The most common approach for implementing auth is to use auth tokens in headers. For sure there are other ways like sessions. But the main advantage of tokens is that they are stateless: you are not required to make other requests prior to the current one to be authorized. You only need to use the appropriate token.

The token is kept via request headers in the following format: Authorization: {auth scheme} {token value}.

Basically, the scheme means the way you can create or get your token and validate it, so let’s consider the most popular auth schemes.

Auth schemes

Although we merged Authentication and Authorization terms together because most usually Auth schemes do not have a clear separation some of them do have. Let me provide examples.

Basic Authentication

Covered in this article

The Basic Authentication Scheme should be considered mostly like an authentication scheme (not authorization). Whenever the Client sends a request to a protected resource it should include the user login and password in the header. Otherwise, it will receive 401.

This scheme should use Resource Server and Authorization Server as the same thing. So each request from the Client goes to Resource Server and it authenticates and returns a response to the Client back.

Basic Authentication has a resource-splitting mechanism called a realm, it is something similar called scope in terms of OAuth. But from the Client, you cannot specify it.

Digest Authentication

Covered in this article

The Digest Authentication Scheme acts both as an authentication scheme and some kind of authorization protocol as well. The idea here is to use hash of user credentials + server secret for authenticating.

This scheme should use Resource Server and Authorization Server as the same thing.

Digest Authentication has a realm as well that is in fact similar to scope in terms of OAuth. It could be specified from the Client side, so it has a better mechanism of scopes compared to the Basic.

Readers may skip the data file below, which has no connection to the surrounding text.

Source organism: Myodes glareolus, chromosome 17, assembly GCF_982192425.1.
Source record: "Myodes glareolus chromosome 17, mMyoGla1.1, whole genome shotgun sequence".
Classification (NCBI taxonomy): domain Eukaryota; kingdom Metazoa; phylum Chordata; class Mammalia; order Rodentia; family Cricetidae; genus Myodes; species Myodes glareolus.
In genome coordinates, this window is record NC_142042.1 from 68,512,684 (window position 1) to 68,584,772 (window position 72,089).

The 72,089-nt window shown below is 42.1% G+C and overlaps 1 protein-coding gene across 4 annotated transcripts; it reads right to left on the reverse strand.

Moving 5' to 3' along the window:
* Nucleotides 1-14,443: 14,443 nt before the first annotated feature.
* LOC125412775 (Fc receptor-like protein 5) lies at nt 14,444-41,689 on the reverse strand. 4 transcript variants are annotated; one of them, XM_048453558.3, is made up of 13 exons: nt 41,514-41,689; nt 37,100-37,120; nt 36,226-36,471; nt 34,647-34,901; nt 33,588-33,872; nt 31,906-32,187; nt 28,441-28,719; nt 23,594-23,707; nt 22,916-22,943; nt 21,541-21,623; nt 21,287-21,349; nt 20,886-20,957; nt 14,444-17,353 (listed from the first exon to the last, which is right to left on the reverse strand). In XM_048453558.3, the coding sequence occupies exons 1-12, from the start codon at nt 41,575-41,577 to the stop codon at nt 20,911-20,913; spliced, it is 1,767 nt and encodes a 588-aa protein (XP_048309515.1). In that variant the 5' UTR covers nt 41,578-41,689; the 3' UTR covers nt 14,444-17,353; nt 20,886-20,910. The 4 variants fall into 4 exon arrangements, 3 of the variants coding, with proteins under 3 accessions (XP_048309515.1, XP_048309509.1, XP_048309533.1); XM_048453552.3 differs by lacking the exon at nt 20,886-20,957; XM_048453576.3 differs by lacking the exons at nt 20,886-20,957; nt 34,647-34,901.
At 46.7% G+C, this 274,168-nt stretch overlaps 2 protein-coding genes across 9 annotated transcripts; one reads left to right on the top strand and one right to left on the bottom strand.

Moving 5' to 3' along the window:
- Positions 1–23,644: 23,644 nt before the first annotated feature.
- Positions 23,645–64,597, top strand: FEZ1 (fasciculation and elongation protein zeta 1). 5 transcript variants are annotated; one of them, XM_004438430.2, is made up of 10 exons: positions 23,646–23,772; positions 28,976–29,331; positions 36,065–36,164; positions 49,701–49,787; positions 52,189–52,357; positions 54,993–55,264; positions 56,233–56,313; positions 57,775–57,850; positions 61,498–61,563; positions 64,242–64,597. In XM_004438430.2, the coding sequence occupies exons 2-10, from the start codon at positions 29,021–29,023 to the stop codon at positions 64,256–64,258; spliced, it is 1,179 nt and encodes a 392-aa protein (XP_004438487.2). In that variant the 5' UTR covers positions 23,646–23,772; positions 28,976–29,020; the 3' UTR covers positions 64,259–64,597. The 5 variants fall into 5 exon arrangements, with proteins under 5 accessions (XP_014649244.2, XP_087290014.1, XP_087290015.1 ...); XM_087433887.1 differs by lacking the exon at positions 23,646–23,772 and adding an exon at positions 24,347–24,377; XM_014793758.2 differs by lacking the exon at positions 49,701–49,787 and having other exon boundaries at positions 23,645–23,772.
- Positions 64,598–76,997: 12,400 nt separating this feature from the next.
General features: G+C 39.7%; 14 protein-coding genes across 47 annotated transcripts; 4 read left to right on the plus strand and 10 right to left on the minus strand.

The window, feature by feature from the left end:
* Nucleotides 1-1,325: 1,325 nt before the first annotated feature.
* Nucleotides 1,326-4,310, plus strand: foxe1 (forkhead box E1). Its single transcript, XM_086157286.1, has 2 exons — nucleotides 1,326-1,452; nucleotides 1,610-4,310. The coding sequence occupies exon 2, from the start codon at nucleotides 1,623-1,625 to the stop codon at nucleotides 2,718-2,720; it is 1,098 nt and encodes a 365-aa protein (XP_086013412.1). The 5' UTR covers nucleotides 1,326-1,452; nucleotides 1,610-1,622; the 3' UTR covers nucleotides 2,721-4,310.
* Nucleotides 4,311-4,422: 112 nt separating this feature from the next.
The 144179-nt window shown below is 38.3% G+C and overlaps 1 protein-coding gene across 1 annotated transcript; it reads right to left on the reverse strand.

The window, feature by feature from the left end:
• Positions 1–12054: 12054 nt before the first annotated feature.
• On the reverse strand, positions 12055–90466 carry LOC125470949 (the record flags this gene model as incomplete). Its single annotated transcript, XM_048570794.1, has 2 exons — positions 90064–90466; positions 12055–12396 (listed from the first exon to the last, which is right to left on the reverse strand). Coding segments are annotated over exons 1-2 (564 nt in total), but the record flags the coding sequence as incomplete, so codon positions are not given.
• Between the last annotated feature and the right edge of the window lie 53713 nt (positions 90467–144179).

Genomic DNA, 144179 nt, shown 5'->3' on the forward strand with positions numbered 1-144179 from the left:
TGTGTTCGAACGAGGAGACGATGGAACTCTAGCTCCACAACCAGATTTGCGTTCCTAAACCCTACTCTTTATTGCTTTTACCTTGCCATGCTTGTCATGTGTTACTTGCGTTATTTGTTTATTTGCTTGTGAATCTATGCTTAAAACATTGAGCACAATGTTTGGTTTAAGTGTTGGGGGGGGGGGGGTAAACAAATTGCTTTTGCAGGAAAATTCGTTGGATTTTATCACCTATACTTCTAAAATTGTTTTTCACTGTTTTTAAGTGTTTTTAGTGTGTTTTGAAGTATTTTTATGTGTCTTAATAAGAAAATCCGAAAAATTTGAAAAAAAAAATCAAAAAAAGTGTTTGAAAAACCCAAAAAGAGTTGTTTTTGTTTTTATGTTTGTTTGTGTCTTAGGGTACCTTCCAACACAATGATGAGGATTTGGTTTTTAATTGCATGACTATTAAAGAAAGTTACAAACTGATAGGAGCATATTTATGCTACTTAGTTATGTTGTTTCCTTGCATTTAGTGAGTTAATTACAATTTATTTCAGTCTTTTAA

Covered in this article

OAuth is an Authorization protocol only, so it does not cover user authentication (how login and password are sent to the server and checked on its side).

However important detail is that it cannot be without authentication still, you should have it implemented to use OAuth, but it is not covered in what way exactly.

OAuth has 4 main flows: Authorization Code, Implicit, Resource Owner Password Credentials, Client Credentials. They varying depending on your use case. You might need server-to-server authorization, client-server authorization, with use of browser or without, more secured, less secured.

This protocol has a clear separation of the Resource Server and Authorization Server. Though, you could implement it in a way that those sit in the same physical server and even port (application)

OAuth operates on cookies for authentication (usually) and access tokens for calling Resource Server.

OpenId Connect

OpenId Connect is an Authentication protocol only. It does not cover authorization.

OpenId Connect uses OAuth. To put it simply, OpenId Connect provides Id Token along with Access Token, and this Id Token is used for user identity providing information about the User.

Since it is built on top of OAuth (that does not cover the flow of authentication itself), OpenId Connect also does not provide authentication flow, but it allows you to work with user identity and verify the user is who he claims to be.

Custom Schemes based on JWT

The flow is typically the following: the Client authenticates the User with login + password and the Authorization Server returns Access Token as the response of Authentication. With that token, the Client can go and make subsequent requests to Resource Server.

This allows to have UI-less authentication, or in other words to make authentication UI implemented on the client, and do authentication and authorization as a Backend concept only.

Custom schemes resemble the simplified Password Grant type from OAuth protocol, but they do not include unnecessary details of OAuth making it less secure and reliable, but stay easier to implement.

Those act with JWT (access tokens) and maybe refresh tokens as OAuth does as well.

Follow up

There are resources where you can find all commonly used schemes and RFC documentation for each of them.

In the next articles, we will consider all auth schemes we have discussed above.

About Andrii Bui

Hi, my name is Andrii. I'm Software Engineer at Microsoft with 5 years of experience.